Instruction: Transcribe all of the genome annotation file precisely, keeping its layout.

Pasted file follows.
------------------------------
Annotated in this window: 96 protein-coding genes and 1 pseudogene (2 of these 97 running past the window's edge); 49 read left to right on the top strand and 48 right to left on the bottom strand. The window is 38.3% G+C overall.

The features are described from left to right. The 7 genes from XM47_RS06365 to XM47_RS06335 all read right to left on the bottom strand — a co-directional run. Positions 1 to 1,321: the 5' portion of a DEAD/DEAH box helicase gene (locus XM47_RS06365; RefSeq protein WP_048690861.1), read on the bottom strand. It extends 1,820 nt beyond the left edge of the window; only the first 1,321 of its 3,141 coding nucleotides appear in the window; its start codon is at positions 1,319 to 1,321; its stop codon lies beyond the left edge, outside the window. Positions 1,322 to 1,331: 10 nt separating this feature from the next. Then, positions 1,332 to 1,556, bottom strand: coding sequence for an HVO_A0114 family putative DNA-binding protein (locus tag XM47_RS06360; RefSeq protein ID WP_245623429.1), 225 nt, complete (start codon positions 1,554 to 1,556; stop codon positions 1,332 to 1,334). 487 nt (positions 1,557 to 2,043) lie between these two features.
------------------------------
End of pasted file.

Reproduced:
Annotated in this window: 96 protein-coding genes and 1 pseudogene (2 of these 97 running past the window's edge); 49 read left to right on the top strand and 48 right to left on the bottom strand. The window is 38.3% G+C overall.

The features are described from left to right. The 7 genes from XM47_RS06365 to XM47_RS06335 all read right to left on the bottom strand — a co-directional run. Positions 1 to 1,321: the 5' portion of a DEAD/DEAH box helicase gene (locus XM47_RS06365; RefSeq protein WP_048690861.1), read on the bottom strand. It extends 1,820 nt beyond the left edge of the window; only the first 1,321 of its 3,141 coding nucleotides appear in the window; its start codon is at positions 1,319 to 1,321; its stop codon lies beyond the left edge, outside the window. Positions 1,322 to 1,331: 10 nt separating this feature from the next. Then, positions 1,332 to 1,556, bottom strand: coding sequence for an HVO_A0114 family putative DNA-binding protein (locus tag XM47_RS06360; RefSeq protein ID WP_245623429.1), 225 nt, complete (start codon positions 1,554 to 1,556; stop codon positions 1,332 to 1,334). 487 nt (positions 1,557 to 2,043) lie between these two features.